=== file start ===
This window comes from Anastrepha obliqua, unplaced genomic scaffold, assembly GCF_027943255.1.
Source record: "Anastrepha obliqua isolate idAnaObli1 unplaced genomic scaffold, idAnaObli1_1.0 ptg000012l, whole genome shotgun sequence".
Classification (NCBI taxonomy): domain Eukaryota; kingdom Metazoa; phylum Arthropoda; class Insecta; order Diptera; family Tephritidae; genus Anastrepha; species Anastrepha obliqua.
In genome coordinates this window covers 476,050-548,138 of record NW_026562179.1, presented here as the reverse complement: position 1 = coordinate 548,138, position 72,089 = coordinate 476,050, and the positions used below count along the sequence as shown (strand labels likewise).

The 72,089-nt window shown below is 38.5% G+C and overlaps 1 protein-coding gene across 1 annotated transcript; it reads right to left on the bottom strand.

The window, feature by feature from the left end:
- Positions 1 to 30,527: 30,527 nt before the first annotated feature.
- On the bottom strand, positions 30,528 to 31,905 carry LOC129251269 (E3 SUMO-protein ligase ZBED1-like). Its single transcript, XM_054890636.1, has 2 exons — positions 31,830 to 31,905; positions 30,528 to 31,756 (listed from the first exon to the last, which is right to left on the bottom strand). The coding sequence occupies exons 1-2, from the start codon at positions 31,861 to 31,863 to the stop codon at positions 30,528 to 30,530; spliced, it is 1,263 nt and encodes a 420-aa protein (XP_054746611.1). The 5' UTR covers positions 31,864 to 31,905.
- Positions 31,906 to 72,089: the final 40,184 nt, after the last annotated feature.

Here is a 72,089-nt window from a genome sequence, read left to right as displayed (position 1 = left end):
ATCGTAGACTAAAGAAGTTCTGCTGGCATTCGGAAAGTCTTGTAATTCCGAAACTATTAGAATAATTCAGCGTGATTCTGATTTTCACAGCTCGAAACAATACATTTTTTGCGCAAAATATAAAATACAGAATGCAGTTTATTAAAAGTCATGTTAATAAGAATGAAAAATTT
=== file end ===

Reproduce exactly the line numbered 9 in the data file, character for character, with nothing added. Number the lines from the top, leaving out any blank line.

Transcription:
- Positions 31,906 to 72,089: the final 40,184 nt, after the last annotated feature.